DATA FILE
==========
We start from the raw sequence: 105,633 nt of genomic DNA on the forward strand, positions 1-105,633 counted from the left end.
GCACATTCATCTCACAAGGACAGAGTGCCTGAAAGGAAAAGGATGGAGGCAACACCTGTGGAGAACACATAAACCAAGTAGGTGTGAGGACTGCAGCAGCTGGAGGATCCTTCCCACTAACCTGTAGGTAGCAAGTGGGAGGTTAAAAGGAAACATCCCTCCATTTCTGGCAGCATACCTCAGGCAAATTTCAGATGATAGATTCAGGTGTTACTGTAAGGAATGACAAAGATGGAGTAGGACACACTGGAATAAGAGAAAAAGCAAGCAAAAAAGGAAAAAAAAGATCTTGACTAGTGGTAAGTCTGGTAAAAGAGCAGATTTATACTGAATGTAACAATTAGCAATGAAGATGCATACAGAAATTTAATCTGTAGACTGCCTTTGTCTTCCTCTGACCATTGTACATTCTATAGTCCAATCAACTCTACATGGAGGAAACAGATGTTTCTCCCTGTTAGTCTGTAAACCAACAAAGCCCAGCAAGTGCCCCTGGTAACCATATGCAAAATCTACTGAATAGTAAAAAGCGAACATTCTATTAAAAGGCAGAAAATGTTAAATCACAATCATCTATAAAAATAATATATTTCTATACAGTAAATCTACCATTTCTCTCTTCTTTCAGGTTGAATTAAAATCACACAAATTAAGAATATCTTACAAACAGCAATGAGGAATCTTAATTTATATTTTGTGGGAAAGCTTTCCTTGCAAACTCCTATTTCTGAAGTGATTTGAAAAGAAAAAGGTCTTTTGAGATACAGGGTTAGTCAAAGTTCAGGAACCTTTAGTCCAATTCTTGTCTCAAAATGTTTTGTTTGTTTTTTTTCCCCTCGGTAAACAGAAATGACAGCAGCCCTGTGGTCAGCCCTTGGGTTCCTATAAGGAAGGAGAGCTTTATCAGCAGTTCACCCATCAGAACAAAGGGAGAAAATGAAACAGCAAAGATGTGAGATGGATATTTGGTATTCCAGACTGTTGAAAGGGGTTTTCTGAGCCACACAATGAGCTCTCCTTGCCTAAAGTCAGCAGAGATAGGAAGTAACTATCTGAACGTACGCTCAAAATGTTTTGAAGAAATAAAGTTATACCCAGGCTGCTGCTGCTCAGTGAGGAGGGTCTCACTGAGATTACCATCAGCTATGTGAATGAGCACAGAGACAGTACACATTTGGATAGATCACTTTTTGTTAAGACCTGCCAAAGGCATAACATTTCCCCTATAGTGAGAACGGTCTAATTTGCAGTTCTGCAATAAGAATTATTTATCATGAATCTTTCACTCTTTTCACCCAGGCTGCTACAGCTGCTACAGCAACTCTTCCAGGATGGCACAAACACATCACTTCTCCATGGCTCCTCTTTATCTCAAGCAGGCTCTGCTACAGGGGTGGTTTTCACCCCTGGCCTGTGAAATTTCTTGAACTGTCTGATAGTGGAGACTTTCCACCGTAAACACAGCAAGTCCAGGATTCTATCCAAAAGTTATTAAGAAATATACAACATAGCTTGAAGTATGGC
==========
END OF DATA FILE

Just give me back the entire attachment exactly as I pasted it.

We start from the raw sequence: 105,633 nt of genomic DNA on the forward strand, positions 1-105,633 counted from the left end.
GCACATTCATCTCACAAGGACAGAGTGCCTGAAAGGAAAAGGATGGAGGCAACACCTGTGGAGAACACATAAACCAAGTAGGTGTGAGGACTGCAGCAGCTGGAGGATCCTTCCCACTAACCTGTAGGTAGCAAGTGGGAGGTTAAAAGGAAACATCCCTCCATTTCTGGCAGCATACCTCAGGCAAATTTCAGATGATAGATTCAGGTGTTACTGTAAGGAATGACAAAGATGGAGTAGGACACACTGGAATAAGAGAAAAAGCAAGCAAAAAAGGAAAAAAAAGATCTTGACTAGTGGTAAGTCTGGTAAAAGAGCAGATTTATACTGAATGTAACAATTAGCAATGAAGATGCATACAGAAATTTAATCTGTAGACTGCCTTTGTCTTCCTCTGACCATTGTACATTCTATAGTCCAATCAACTCTACATGGAGGAAACAGATGTTTCTCCCTGTTAGTCTGTAAACCAACAAAGCCCAGCAAGTGCCCCTGGTAACCATATGCAAAATCTACTGAATAGTAAAAAGCGAACATTCTATTAAAAGGCAGAAAATGTTAAATCACAATCATCTATAAAAATAATATATTTCTATACAGTAAATCTACCATTTCTCTCTTCTTTCAGGTTGAATTAAAATCACACAAATTAAGAATATCTTACAAACAGCAATGAGGAATCTTAATTTATATTTTGTGGGAAAGCTTTCCTTGCAAACTCCTATTTCTGAAGTGATTTGAAAAGAAAAAGGTCTTTTGAGATACAGGGTTAGTCAAAGTTCAGGAACCTTTAGTCCAATTCTTGTCTCAAAATGTTTTGTTTGTTTTTTTTCCCCTCGGTAAACAGAAATGACAGCAGCCCTGTGGTCAGCCCTTGGGTTCCTATAAGGAAGGAGAGCTTTATCAGCAGTTCACCCATCAGAACAAAGGGAGAAAATGAAACAGCAAAGATGTGAGATGGATATTTGGTATTCCAGACTGTTGAAAGGGGTTTTCTGAGCCACACAATGAGCTCTCCTTGCCTAAAGTCAGCAGAGATAGGAAGTAACTATCTGAACGTACGCTCAAAATGTTTTGAAGAAATAAAGTTATACCCAGGCTGCTGCTGCTCAGTGAGGAGGGTCTCACTGAGATTACCATCAGCTATGTGAATGAGCACAGAGACAGTACACATTTGGATAGATCACTTTTTGTTAAGACCTGCCAAAGGCATAACATTTCCCCTATAGTGAGAACGGTCTAATTTGCAGTTCTGCAATAAGAATTATTTATCATGAATCTTTCACTCTTTTCACCCAGGCTGCTACAGCTGCTACAGCAACTCTTCCAGGATGGCACAAACACATCACTTCTCCATGGCTCCTCTTTATCTCAAGCAGGCTCTGCTACAGGGGTGGTTTTCACCCCTGGCCTGTGAAATTTCTTGAACTGTCTGATAGTGGAGACTTTCCACCGTAAACACAGCAAGTCCAGGATTCTATCCAAAAGTTATTAAGAAATATACAACATAGCTTGAAGTATGGC